Thursday, September 10, 2009

Ski Season Ends On Two Continents But 2009-10 Ski Season Kicks Off In Europe

Skiinfo reports that the official start of the 2009-10 ski season remains a subject for debate among snow nerds (...such as ourselves). On the one hand, several ski areas virtually never close – including Austria’s Hintertux glacier and Switzerland’s Zermatt, so for them the last winter season and the start of next winter is merged. Then there are resorts that are similar but close for a month or so in the Spring before re-opening in June or July and staying open right through to the following spring, so they might argue their next-winter-season actually begins in June or July. However after the summer heat has cooled a little and the summer ski glaciers that have a limited summer season have closed at the end of it, resorts do begin to open for winter 2009-10 that were not open before. On top of this skiing ended on two continents at the weekend, with the three still-open ski areas in Africa and North America finishing their seasons last Sunday (September 6th).
Solden in Austria was due to be the first last weekend but the summer heat melting away virtually all snow on the glaciers means this once year-round ski centre could not open as planned, despite fresh snow falls a few days before the planned opening date. So it appears that the Pitztal Glacier, Austria’s highest ski area, will be, "the-first-ski area to open for the-2009-10-season-that-wasn’t-already-open" when it opens this Saturday, September 12th. Unlike Solden (but like Zermatt), Pitztal has the ‘secret weapon’ of a new snowmaking system from Israeli company IDE which makes snow in high positive temperatures. But of course you don’t need to wait until the weekend to ski Austria. The Hintertux glacier is open with 15km (9 miles) of runs to enjoy and 165cm (5.5 feet) of snow to enjoy. The weather remains sunny. The Molltal Glacier is also open with 90cm (three feet) of snow.
Elsewhere in Europe the opportunities are equally limited with only four other resorts to choose from. Saas Fee and Zermatt are both open in Switzerland, both with around 90cm (three foot) snow depths.
In Italy Cervinia was another of the resorts closing at the weekend leaving only Passo Tonale and Passo Stelvio open.
All French ski areas are currently closed, with Tignes due to reopen the weekend after next.
In North America the last ski area that was still open from 2008, Timberline on Mt Hood in Oregon finished its 50 week ski season last weekend, lifts will start operating again at the end of next week on the 18th of September.
In Africa the season has ended at Tiffindell, although night time temperatures are still dipping below freezing. The resort has launched bookings for 2010 already, offering 2009 prices for next season to early bookers. The other ski area in southern Africa, Afriski in Lesotho, has also called it a day for their winter 2009. These are believed to be the first southern hemisphere ski areas to complete their 2009 seasons.
South America has seen plenty of fresh snow in the past week, with Chile doing especially well again, and Portillo reporting nearly 120cm (four feet) of new snow in the past seven days, taking their total this season to date past the eight metre (27 feet) mark. Current snow depths are a few centimetres below three metres (ten feet) on upper slopes. Valle Nevado has also had a lot of fresh snow and now has 170cm (nearly six feet) lying on the upper slopes with just under five metres (17 feet) fallen this season to date. Conditions are described as "Fresh powder". Argentina’s resorts have also seen new snow. Catedral continues to report the deepest snow on upper slopes with 2.2m (over seven feet) lying, Las Lenas is close behind with 1.8m (six feet).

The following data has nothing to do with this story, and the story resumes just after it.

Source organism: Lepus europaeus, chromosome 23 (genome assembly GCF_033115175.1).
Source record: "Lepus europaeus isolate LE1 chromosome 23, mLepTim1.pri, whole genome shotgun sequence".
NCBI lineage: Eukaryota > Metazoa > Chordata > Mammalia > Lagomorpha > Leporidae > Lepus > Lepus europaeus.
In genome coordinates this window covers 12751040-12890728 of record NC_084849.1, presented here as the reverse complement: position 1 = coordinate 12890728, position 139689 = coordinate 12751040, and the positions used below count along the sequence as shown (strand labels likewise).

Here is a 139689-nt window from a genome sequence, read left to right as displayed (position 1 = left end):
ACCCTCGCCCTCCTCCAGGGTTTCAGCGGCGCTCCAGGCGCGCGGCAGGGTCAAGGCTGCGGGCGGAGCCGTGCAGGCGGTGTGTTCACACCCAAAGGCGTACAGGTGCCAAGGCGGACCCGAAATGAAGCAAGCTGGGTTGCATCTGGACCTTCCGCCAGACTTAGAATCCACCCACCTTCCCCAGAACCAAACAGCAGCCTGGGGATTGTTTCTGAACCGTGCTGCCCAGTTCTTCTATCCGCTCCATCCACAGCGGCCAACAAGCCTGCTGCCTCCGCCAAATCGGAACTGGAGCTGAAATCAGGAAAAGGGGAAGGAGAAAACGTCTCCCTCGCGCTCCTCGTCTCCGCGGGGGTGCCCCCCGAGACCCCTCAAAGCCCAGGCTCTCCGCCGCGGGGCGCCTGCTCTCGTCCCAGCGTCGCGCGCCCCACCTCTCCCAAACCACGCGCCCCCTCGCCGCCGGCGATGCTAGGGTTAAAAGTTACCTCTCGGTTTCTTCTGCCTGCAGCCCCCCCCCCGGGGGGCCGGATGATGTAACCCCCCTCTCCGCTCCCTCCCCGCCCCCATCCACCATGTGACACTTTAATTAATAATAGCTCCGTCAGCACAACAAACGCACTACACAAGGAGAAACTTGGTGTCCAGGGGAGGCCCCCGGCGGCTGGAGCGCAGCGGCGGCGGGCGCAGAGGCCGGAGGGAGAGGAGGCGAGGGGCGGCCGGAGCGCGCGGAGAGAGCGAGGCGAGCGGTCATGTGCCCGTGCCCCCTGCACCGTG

In Australia conditions remain good at most of the major centres, with Thredbo reporting the greatest snow depth in the country with 145cm (Nearly five feet) on upper slopes. At Perisher (picture attached) 8cm of fresh dry flakes settled across the mid to upper slopes overnight with 3cm in the village; adding to the good base, plus there is reported to be more on the way. Guests can make the most of these awesome spring conditions and join in the fun and frivolity of Perisher’s annual Spring Carnival, which will continue until the 20 September providing family entertainment for guests, live music, fireworks, plus much, much more. At Hotham sunshine and snowflakes have been the flavour so far and they expect it to continue with up to another 20cm (eight inches) predicted to fall by Thursday this week. The resort is staging a Stars on Snow Spectacular today with the resort’s Snowsports instructors showing off their on-slope tricks with big air fire jumps, a kids flare run, fire twirling and a big fireworks display to finish off the night.
Turoa on Mt Ruapehu has New Zealand’s deepest snow with a base depth in excess of 2.4m (eight feet) on upper slopes. Meanwhile Cardrona Alpine Resort has broken its accumulated snowfall record by over a metre, with 317cm of snowfall this season. The previous biggest year on record was 2004 (213cm). The record amount of snow has provided excellent on and off piste conditions and will ensure that the resort’s popular terrain park features stay in top shape as the mountain crew have ample snow to work with. Cardrona’s high base elevation (1670m) also means the snow stays in good condition down to the base buildings. Nadia Ellis, Cardrona marketing manager, said spring is a great time to visit Cardrona. "We have plenty of snow and the mountain is looking in excellent shape, the resort is traditionally quieter and we are looking forward to enjoying the sunnier climes of spring".